They say it's

supersonic subatomic Java

Puh Java what?!

Instead of Java only, it also works well with GraalVM and Kotlin YAY!

We will have a closer look on how to do this, later.

What's the idea behind Quarkus?

The idea behind Quarkus is to optimize Java for cloud native environments.

This is done by several optimizations during build time, a failed startup intention and the fact that it has Vert.x underneath.

Sounds quite good when running apps in containers!

What does Quarkus to optimize the build time? During build time Quarkus removes everything which is not needed. Additionally dependency injections are analysed and already injected at compile time - so we could say it is hard wired.

With their fast startup intention, Quarkus realizes very fast start up times, which is ideal for cloud native environments: when scaling up for launching more containers or in a Recovery scenario for restarting containers.

Additionally because Quarkus has Vert.x underneath, it relies on the reactor pattern, so it can handle a lot of requests with ease. Good for us when a lot of requests are coming in.

From my perspective

Quarkus offers hot reload, which is not self evident in the Java world, but feels like state of the art nowadays. I usually use it on a daily bases, so it is pretty important to me.

Quarkus has an active and supportive community, where we can contribute and exchange information rapidly. Having a feature request yourself to e.g. enhance Kotlin support? Just talk to them and in the best case offer a PR yourself. You will surely be heard.

With a long history of writing Java backends, Quarkus makes me also feel at home with their alignment to the JEE specs (Annotations, Extensions, Frameworks, Libraries ...) and especially with RESTeasy. This even does not cause any performance disadvantages, as everything is mapped to Quarkus cloud native at build time. But in contrast to JEE approach to handle annotation processing during runtime, Quarkus is performing these operations during build time which drastically improves the performance of the quarkus app.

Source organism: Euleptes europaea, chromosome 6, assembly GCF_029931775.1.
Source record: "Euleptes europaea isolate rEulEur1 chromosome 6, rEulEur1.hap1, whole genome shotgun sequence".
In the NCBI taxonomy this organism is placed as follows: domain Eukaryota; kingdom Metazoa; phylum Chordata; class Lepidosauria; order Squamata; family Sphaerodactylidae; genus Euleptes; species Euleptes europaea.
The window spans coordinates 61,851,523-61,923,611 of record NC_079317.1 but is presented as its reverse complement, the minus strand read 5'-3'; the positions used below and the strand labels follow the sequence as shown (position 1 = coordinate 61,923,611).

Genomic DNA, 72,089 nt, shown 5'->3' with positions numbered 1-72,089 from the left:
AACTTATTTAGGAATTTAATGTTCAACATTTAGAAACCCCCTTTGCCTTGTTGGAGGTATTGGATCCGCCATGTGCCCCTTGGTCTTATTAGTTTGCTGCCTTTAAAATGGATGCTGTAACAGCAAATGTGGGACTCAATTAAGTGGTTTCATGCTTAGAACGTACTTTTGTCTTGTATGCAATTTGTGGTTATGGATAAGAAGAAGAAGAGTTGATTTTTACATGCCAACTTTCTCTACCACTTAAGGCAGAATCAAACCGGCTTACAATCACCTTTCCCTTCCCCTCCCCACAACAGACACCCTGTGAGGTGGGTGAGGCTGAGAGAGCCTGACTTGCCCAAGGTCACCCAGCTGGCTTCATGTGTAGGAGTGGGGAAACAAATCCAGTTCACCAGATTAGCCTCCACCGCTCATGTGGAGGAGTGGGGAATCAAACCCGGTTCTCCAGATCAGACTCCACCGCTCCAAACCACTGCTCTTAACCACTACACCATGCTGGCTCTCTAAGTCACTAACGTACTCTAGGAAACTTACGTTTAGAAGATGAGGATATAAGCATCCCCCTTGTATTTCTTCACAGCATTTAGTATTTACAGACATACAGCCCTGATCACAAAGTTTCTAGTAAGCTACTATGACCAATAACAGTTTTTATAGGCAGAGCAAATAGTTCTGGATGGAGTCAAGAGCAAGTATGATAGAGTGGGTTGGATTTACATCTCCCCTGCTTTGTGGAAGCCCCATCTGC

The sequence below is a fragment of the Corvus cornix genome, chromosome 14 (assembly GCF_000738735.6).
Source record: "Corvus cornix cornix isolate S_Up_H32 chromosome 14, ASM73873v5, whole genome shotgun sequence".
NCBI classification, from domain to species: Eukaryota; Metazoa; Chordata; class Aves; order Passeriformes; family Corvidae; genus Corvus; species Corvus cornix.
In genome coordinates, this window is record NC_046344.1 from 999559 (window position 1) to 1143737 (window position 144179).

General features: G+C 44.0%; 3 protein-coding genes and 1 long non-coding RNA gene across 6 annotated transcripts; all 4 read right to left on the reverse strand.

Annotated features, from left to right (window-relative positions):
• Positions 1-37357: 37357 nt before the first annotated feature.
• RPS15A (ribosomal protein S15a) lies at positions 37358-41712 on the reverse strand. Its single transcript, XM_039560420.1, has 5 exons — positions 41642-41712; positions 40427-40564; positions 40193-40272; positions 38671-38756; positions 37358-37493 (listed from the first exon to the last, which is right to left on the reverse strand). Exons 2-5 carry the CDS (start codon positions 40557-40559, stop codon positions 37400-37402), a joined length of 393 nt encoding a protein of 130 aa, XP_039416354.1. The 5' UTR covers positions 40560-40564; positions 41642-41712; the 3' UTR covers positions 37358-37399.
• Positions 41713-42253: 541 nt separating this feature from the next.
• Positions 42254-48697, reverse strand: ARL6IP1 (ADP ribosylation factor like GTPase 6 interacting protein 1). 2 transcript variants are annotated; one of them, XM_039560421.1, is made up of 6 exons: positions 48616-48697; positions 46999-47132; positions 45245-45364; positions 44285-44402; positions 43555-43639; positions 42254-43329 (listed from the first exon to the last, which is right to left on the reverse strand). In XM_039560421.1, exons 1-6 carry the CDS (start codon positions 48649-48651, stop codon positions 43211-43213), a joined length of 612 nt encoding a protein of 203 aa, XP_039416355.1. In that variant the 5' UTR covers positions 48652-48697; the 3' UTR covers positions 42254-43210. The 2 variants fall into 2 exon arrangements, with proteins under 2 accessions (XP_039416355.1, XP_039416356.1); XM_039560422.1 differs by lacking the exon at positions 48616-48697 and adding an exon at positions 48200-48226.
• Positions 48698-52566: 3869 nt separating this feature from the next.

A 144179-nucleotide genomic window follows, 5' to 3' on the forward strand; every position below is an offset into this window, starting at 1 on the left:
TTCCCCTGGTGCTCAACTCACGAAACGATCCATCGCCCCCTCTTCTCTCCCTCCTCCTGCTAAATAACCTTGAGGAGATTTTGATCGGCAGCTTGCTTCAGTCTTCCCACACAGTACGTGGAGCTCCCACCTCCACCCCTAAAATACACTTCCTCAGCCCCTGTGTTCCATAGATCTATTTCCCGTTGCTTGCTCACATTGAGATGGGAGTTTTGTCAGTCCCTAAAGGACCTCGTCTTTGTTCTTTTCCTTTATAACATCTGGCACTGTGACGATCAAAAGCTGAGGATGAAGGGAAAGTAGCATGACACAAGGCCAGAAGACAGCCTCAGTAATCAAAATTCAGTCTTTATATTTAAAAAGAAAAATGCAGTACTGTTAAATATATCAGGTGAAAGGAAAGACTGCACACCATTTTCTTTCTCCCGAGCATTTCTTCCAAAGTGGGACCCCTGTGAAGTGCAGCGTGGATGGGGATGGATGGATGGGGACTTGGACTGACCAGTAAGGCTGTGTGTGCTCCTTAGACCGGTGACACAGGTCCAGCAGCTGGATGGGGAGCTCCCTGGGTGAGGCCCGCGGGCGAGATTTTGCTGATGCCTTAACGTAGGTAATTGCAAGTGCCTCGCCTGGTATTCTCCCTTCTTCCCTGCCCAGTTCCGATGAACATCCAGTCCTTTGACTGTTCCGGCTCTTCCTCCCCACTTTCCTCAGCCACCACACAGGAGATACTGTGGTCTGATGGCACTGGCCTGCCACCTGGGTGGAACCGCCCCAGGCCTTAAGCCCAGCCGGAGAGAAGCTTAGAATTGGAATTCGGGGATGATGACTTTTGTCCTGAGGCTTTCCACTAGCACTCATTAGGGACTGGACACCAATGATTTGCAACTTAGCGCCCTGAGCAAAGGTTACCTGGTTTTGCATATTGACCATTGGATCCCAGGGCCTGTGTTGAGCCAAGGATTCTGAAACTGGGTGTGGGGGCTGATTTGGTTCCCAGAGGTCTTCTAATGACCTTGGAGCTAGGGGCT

If that is not enough, you are still able to compile Quarkus to a native binary which improves the performance even more.

Imperative and reactive

Quarkus gives us the freedom to implement our application in an imperative style, which is well known from JEE, but it also allows to use a more reactive approach - leveraging the power of Kotlin Flows.

Imperative (REST endpoint)

class GreetingEndpoint(
    private val greetingService: GreetingService
) {
    fun greeting(@QueryParam("username") username: String?) = 
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Reactive (Server sent events)

fun stream(): Flow<String> = flow {
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Easy project setup through code generation

Getting started is quite easy by visiting As a first step start searching for Kotlin and select the related checkbox.

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After that go searching for RESTeasy-reactive and make sure that the related checkbox is also selected.

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Nice! Our app is ready for download.

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Now we can start writing our first endpoint.

class GreetingEndpoint(
    private val greetingService: GreetingService
) {
    fun greeting(@QueryParam("username") username: String?) = 
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The code sample above gives us a GET endpoint with a query parameter for the username and produces a greeting response message with media type TEXT_PLAIN.

To make it run just execute

quarkus dev
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in your command line. Use a rest client like postman to test the response.

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But how to make this resilient?

We'll see that in Part 2 by highlighting the resilience design patterns that do the most to reduce recovery times and down times - stay tuned.

In the meantime, if you want to try my welcome example from above, you can find it on Github.